Comedy review: Daniel Kitson: After The Beginning, Before The End Theatre Royal Brighton Festival
Daniel Kitson’s new show is a reflection on reality, memory and our sense of self. Hardly wall-to-wall giggles, you might think, but this publicity-shy, TV-shunning, Perrier Award-winning comic’s talent lies in burrowing into the human psyche and dispensing profound nuggets through tales in which, more often than not, he is the hapless protagonist. After The Beginning, Before The End is like a TED talk with added LOLs.
It’s all triggered by a single memory. This memory is in fact someone else’s but Kitson – these days shaven-headed and with the voluminous beard neatly trimmed - has a starring role and he’s unsettled since it doesn’t exactly cast him in a good light. So, sitting centre-stage in front of a miniature mixing desk through which he adjusts discreet but ever-present background music, he breaks down the concept of memory as if he is merely thinking out loud. Though, of course, this relaxed spontaneity is rigorously planned.
Right from the start Kitson is the centre of the narrative. At 35 and single, worries that his absence of daily routine and compulsive Googling of himself (hi Daniel!) is “indicative of a failing life.... Where my neighbours have children, I have a pool table. The difference is you can’t get off with someone up against a child.”
While he stops short of asking for our pity, he sees his dysfunction as comparable to “early-season Chandler.” It’s with a seemingly genuine sense of bewilderment that he talks of an ongoing battle between his conscious and sub-conscious minds, and frets incessantly about subtext that, he says darkly, is “like a Kinder Surprise but there’s no chocolate and the only toy is truth.”
And yet, despite the flashes of self-loathing, Kitson is a supremely charismatic host, an astute social commentator and a master craftsman of elaborate sentences that unfold neatly like origami. Rewind some of his proclamations and they veer close to the poetic (“hope is a life kept full of gaps, just in case”), while others paint unexpected pictures, such as his description of his romantic self as “a wrecking ball with a semi-erect penis."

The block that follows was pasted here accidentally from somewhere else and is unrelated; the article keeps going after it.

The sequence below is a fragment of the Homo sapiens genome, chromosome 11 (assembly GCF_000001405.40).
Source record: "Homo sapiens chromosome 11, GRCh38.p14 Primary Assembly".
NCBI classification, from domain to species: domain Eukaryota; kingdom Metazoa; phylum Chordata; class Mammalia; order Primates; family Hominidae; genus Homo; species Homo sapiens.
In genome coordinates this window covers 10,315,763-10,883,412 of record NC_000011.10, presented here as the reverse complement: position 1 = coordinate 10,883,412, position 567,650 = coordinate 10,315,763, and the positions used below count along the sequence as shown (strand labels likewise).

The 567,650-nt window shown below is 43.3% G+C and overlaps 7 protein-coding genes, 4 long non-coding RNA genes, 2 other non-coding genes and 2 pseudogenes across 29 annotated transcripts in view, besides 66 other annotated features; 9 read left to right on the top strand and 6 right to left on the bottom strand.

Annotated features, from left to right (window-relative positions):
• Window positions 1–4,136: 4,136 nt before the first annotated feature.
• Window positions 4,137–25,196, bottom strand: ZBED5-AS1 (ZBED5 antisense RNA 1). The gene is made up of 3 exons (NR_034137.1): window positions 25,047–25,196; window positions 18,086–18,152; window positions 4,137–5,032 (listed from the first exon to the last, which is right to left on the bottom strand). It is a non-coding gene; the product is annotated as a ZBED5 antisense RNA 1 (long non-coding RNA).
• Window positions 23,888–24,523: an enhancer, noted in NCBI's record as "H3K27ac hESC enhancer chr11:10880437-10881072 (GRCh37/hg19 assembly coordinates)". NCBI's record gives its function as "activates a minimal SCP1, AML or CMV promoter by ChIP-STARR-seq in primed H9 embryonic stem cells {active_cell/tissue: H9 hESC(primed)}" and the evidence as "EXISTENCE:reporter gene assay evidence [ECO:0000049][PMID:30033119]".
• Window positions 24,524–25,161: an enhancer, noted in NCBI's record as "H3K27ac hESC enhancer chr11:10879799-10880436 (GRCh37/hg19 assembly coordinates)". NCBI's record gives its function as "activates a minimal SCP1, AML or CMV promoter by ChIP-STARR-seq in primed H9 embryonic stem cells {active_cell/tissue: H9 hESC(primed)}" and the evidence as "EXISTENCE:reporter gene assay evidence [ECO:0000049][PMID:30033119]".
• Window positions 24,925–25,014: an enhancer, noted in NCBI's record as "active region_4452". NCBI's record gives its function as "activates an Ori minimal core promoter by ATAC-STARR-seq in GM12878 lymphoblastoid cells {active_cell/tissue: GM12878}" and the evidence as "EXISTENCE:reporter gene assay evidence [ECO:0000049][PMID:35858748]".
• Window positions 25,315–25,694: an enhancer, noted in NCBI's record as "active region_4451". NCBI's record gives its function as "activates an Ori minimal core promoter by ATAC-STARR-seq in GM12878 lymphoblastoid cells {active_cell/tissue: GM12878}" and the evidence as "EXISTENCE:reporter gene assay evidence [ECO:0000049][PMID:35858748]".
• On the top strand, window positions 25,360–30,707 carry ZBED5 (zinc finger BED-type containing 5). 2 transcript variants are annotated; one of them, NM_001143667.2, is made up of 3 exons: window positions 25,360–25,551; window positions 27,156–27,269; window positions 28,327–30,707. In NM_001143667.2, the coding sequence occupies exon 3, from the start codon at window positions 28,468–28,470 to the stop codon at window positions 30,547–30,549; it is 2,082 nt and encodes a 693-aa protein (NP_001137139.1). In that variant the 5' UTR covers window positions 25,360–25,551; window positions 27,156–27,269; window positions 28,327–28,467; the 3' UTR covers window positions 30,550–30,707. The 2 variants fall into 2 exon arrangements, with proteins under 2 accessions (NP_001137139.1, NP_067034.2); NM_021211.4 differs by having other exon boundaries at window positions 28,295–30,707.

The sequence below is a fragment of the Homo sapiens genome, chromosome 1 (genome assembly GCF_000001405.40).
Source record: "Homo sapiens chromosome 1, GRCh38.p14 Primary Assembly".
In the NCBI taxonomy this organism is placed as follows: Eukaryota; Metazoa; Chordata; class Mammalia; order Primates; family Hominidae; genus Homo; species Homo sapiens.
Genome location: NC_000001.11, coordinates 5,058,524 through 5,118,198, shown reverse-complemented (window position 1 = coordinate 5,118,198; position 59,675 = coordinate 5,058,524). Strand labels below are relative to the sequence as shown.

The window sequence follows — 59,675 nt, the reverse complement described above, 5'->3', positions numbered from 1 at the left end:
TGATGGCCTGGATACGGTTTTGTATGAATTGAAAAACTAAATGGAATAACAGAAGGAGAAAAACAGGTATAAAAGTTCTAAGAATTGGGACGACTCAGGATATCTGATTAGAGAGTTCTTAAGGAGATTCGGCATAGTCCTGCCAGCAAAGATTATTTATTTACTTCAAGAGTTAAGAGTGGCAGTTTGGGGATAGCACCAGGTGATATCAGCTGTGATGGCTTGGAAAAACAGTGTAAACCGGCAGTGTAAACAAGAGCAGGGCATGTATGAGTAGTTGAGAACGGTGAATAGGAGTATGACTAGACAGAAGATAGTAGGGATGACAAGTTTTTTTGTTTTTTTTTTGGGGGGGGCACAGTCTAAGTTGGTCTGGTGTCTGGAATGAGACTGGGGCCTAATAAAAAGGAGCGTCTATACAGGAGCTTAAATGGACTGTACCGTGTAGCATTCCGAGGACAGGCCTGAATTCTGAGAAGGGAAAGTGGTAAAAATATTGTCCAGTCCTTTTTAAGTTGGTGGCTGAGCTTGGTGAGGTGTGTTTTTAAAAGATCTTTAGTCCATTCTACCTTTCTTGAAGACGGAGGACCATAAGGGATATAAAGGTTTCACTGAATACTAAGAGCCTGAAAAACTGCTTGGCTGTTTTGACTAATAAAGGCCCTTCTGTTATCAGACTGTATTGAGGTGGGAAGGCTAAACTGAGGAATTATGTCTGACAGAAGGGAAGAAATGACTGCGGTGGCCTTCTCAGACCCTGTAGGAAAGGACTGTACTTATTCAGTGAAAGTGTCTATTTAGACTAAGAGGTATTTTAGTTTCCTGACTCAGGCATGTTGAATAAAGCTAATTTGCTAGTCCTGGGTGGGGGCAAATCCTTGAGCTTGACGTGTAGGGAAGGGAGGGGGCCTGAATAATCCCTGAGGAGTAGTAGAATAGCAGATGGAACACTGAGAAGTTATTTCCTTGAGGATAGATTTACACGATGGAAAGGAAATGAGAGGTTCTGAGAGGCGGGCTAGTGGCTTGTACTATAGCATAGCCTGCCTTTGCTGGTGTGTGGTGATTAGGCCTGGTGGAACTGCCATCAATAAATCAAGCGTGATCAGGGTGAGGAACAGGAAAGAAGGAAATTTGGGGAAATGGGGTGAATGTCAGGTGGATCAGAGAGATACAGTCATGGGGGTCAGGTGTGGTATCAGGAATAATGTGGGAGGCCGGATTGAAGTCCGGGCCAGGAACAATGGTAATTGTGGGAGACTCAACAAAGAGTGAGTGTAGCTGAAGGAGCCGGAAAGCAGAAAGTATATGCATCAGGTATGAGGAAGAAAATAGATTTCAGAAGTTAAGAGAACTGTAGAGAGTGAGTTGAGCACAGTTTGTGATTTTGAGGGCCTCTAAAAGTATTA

But it’s the pathos and the humanity at the heart of his musings that stay with you. Kitson, the modern-day philosopher, will tell you there’s no such thing as truth, just one person’s version of it. His version will do just fine.
To 26th June; danielkitson.com
Film Leonardo DiCaprio hunts Tom Hardy
Arts & Ents blogs
- 1 Sabrina Corgatelli: US hunting tourist posts picture of herself with dead giraffe after Cecil the lion outrage
- 2 Tom Cruise: Reporters banned from asking actor about Scientology
- 3 A-level results 2015: UK exam board OCR admits it 'estimates' hundreds of pupils' grades after papers 'go missing'
- 4 Dutch King Willem-Alexander declares the end of the welfare state
- 5 Giant Minion terrorises drivers in Ireland as 40ft inflatable blocks traffic on Dublin road
Artist Jamie McCartney: How The Great Wall of Vagina is a stand against 'body fascism'
A Very British Brothel, Channel 4 - TV Review: These insights into people who buy and sell sex are particularly relevant
Cilla Black: Her 12 best songs, from 'Anyone Who Had a Heart' to 'You're My World'
Michael B Jordan and Kate Mara handle excruciatingly awkward and offensive interview questions like pros
Game of Thrones season 6: 'A Song of Ice and Fire should be finished by 1998,' said George R. R. Martin, 'but don't hold your breath'
Is Britain really full up? Are migrants taking our jobs? Leading academic answers the most common anti-immigration claims
Calais Migrant Crisis: Deputy Mayor of Calais labels Cameron's use of 'swarm' as 'racist' and 'ignorant'
Chris Leslie: Jeremy Corbyn's anti-austerity agenda will harm the poor, says Labour shadow Chancellor
Landlords renting properties to illegal immigrants to face up to five years in prison
While we fixate on Calais, the Home Office is quietly deporting dozens of migrants on 'ghost flights'
Calais crisis: The seven claims made about the migrants - and the reality